Broken Arrow’s Coburn likely first high school athlete in Oklahoma to get NIL deal


Source: National Scouting Report

National Scouting Report (NSR) said Wednesday it had brokered the first paid NIL agreement with an Oklahoma high school athlete through a new partnership with high school junior and golfer Peyton Coburn of Broken Arrow.

"I play a sport where a lot of connections are made while out on the course,” Coburn said. “The majority of us want to play at the collegiate level and to be honest recruiting is not easy, so to be able to share the ease that NSR offers is great.”

NSR did it was already engaged in Name, Image, and Likeness (NIL) deals with college athletes owing to the landmark decision by the NCAA in July 2021. When the Oklahoma Secondary Schools Activities Association (OSSAA) followed suit to benefit high schoolers earlier this fall, it was an easy transition, officials said.

“Having a thumb on the pulse and being in the college scouting industry all day, every day, didn’t hurt on how quickly NSR jumped at the opportunity,” said coach and NSR College Scout Corey Else.

NSR’s deal with Peyton allows her to profit from her influence as a standout athlete.

He said Peyton’s firsthand experience with the quantity and quality of college coach introductions she’s received from NSR services made her an ideal spokesperson.

“Peyton also walks the halls and competes on the golf course with other athletes desiring to play at the collegiate level,” Else said. “Her personal experience and influence with her friends and competitors makes for a perfect fit allowing me to visit with and evaluate athletes who first heard about me from a very happy player.”

Programs can also breathe a sigh of relief, knowing these payments are made openly and no longer punishable by the NCAA.

Else said overall the introduction of NIL has been positive but there are some situations that seem to go against the idea of why NIL was even introduced.

“Boosters (individuals who support athletic programs) have announced NIL deals to players who play on an offensive line for example,” Else said. “In a situation like this the NIL is associated with a group of people not an individual. They are setting a precedent where that group of individuals changes, some graduate and new linemen come in. This can be viewed as a pay-for-play, something that I think the NCAA was trying to avoid all along.”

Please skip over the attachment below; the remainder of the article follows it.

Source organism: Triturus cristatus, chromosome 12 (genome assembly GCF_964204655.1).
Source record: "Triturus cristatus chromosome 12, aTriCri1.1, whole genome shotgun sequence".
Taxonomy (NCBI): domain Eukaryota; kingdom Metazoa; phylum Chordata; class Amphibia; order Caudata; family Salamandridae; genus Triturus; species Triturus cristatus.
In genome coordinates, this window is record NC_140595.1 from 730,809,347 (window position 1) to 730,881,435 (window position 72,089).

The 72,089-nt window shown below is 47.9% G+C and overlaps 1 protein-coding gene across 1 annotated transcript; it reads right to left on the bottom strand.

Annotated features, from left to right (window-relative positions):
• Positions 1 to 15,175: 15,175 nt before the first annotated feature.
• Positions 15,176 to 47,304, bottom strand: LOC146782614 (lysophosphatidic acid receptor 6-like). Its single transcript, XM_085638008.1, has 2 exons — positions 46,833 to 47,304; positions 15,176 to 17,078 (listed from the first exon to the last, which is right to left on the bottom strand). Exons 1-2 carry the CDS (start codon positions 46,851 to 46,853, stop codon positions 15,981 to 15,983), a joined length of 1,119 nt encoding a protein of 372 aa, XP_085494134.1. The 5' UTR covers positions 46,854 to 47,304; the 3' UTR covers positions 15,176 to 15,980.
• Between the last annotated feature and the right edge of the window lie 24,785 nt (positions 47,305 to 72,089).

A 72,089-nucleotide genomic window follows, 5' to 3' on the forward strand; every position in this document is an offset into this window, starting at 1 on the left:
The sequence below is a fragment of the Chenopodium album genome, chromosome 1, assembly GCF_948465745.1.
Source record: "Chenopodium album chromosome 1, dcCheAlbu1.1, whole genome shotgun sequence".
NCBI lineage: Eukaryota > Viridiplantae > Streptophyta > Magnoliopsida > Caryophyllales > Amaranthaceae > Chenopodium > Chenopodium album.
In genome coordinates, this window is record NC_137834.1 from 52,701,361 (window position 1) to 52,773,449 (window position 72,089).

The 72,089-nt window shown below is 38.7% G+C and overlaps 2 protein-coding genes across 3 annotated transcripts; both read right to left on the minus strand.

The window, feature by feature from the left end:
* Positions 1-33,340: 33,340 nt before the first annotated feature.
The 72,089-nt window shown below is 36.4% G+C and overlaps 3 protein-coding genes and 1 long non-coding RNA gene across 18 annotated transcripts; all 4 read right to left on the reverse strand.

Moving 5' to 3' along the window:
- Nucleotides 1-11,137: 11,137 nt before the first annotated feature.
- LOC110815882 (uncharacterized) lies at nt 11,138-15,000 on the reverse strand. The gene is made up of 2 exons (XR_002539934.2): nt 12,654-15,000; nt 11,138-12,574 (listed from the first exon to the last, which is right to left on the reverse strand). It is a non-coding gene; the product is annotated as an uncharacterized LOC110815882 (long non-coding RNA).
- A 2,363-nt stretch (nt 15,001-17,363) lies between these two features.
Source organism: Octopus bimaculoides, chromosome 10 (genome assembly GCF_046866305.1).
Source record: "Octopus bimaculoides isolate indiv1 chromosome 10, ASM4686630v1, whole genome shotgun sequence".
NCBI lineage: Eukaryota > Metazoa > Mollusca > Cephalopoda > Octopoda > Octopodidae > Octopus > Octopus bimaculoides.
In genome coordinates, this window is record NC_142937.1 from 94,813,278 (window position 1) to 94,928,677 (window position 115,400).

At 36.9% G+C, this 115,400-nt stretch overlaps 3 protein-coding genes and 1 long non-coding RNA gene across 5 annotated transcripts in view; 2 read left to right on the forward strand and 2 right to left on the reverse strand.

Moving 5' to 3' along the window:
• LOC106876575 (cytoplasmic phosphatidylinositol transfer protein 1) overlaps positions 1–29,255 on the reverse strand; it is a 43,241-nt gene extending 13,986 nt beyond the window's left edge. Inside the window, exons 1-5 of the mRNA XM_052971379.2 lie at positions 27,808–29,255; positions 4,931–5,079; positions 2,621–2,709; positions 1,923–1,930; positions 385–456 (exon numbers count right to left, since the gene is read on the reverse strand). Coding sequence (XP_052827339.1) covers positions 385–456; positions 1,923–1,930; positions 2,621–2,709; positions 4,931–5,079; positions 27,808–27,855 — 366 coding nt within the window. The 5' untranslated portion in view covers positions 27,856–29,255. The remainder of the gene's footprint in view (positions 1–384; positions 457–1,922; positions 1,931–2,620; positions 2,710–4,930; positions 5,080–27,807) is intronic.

Else said he hopes some additional guidelines will be put in place to keep deep-pocketed university boosters from getting all of the best players.

“In a time when there are COVID year extensions and the ever-growing popularity of the new transfer portal, colleges are taking fewer and fewer high school prospects each year,” Else said. “What was once somewhere around 5 percent of high schoolers playing collegiately is now likely 4 percent or 3 percent. Now more than ever, high school athletes need a scout in their corner.”

Through Peyton’s positive experience, Else said he expects other students and their families will be eager to land their own NIL deals tied to playing high school and college sports.

“Girls golf isn’t the most publicized sport out there,” Coburn said. “To be able to share my journey with golf through my NIL has been not only great for me but also all the girls that I play with. With NSR I have Corey and a team of so many other people in my corner helping me reach my goals.”

NSR is an NCAA and NAIA recognized scouting organization established in 1980.

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